Here’s my stats…..

 

 

Return trip to Tomintoul – Saturday 10th August

Four of us set off from the gates just after 7am – myself, Brian, Angus and Charlie. I was feeling pretty apprehensive about what lay ahead – a repeat of the worst bits of the Snow Roads, but twice over?!! It looked like the weather was going to be kind to us – dry, slightly over cast, not too hot and very little wind.

As is always the case on these epic rides, the pace was steady. Its a question of completing the run – no extra points for racing it. First time I’d climbed Cairnwell from this side, and I was relieved that it was perfectly manageable – more of a long slog than anything too terrifying. A great run down into Braemar, and a quick stop at the shop for the first sandwich of the day (I knew from the Snow Roads the importance of eating, I also knew that the worst stretch of the day was just about to come).

We seemed to race along the Deeside road and then took the left turn to Tomintoul – deep breath, head down and just keep pedalling. Inevitably, we separated on the hills. That suited me fine – I really didn’t want an audience for the climb up the Lecht. So there I was, heading passed Cockbridge, knowing exactly what lay ahead – a climb that I had previously only descended (both on the bike and in the car), which looked impossibly steep. Somehow I got to the top – sheer determination and fear (of toppling over if I ground to a halt and couldn’t unclip) driving me on. The combination of fear and elation hit me at the top and I didn’t really feel anything thereafter as we regrouped and headed onto Tomintoul.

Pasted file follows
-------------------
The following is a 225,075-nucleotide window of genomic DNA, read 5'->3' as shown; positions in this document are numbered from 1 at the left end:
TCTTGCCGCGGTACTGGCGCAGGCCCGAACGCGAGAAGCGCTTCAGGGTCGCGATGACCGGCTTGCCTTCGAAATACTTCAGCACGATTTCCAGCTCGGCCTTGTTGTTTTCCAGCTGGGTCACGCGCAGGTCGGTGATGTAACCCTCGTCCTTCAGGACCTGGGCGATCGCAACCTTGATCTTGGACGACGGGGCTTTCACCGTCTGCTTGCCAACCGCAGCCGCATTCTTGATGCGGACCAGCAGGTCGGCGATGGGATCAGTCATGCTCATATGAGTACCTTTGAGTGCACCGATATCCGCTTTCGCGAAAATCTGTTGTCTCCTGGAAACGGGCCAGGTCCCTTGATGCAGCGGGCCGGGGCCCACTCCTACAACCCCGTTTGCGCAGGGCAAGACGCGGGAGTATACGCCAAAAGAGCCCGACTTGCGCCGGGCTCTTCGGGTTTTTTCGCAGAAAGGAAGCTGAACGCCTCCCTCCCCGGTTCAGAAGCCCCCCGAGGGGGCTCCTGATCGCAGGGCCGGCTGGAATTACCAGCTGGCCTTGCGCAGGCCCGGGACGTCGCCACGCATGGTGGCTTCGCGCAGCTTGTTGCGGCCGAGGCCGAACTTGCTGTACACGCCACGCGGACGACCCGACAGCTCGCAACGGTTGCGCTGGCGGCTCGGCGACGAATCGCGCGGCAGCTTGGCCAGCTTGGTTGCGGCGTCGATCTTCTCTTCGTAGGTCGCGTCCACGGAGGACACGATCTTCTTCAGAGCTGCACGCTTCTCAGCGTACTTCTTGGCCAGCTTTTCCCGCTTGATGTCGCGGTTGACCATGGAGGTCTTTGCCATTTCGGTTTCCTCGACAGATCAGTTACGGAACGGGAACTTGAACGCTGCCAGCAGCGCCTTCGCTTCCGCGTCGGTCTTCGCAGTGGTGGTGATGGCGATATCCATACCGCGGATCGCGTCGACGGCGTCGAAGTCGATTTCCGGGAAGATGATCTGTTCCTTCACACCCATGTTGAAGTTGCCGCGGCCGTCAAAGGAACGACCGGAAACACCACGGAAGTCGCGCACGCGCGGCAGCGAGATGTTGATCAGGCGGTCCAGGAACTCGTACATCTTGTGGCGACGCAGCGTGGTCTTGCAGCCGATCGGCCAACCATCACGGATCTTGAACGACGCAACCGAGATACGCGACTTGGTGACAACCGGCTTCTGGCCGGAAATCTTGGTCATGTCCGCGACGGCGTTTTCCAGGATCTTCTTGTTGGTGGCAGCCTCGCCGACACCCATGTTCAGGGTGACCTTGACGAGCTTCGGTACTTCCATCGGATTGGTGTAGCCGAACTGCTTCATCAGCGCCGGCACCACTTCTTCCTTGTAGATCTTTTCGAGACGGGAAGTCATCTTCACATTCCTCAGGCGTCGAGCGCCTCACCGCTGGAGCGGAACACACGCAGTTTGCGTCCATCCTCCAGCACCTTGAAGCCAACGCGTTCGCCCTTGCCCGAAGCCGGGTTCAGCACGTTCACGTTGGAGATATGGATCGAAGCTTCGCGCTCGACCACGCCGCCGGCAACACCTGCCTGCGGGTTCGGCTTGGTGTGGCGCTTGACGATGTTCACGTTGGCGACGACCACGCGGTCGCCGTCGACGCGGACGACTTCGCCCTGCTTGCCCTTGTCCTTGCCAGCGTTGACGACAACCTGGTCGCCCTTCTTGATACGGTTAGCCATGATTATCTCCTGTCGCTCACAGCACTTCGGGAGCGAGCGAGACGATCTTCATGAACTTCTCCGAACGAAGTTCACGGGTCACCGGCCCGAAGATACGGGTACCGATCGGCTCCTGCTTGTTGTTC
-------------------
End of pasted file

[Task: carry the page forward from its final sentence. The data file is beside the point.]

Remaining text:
Lunch in the Fire Station cafe was very welcome. Charlie made enquiries about the possibility of catching a bus out of Tomintoul, but would have had to wait until Thursday! So there was nothing for it, but to get back on the bike and start pedalling home. The climb up to the Lecht from this side is definitely easier, even with tired legs. I was looking forward to the descent off the Lecht as a rest from climbing, but not far off the top disaster struck as for the second time on that descent (yes, it happened on the Snow Roads), I got a speed wobble. For those of you who have never experienced such a thing, it is terrifying. I somehow slowed the bike gradually and stopped to calm my nerves, set off, and very shortly it happened again. By now, I was a bag of nerves and ready to sit at the side of the road and give in. But the pink balls wouldn’t allow that, so back on the bike I got and cycled on. It was a relief to start climbing again!

A long slog to the Deeside road and then back to Braemar for hot chocolate and cake (no baked beans to be found). Back up Cairnwell (easy after the Lecht) and another dreaded descent. Sure enough, the wobble struck again (no doubt because I was so scared and tense) – a combination of loud swearing and knee clenching brought the bike back under control…..but I still had to get to the bottom of the hill. It was a slow descent, when every tiny movement felt like it was going to be another wobble.

With the worst descent behind me, I relaxed and we headed for home. More climbing over the Hill O’Three Cairns, Aylth and then back up Pitnappy.

159m return trip. Not sure how many feet were climbed….a lot! Conquered the Lecht (can’t imagine there can be many more hills as scary as that). Survived three speed wobbles. Lot’s of laughs. Great team work. An epic day.

Run Report 10 August

There were 7 of us set off for a longer lumpier run. Nice steady pace out to Newtyle and Alyth. Li turned off before we hit the Hill of 3 Cairns leaving 6 of us to go over the first of the lumpy bits. After the descent it was on to Kirkmicheal where Ian and Jerry turned off, leaving me, Joe, Jim and Fergus to continue over the Moulin Moors and the drop down to Pitlochry.

On via Logierait to Aberfeldy for a quick pit stop to pick up drinks. The climb up to Loch Na Creige was the last big challenge and we regrouped at the top for the descent. On to Birnam for a well deserved cafe stop.

Final leg home was via the Estate and on to Newtyle and there were some tired legs when we got back to Dundee.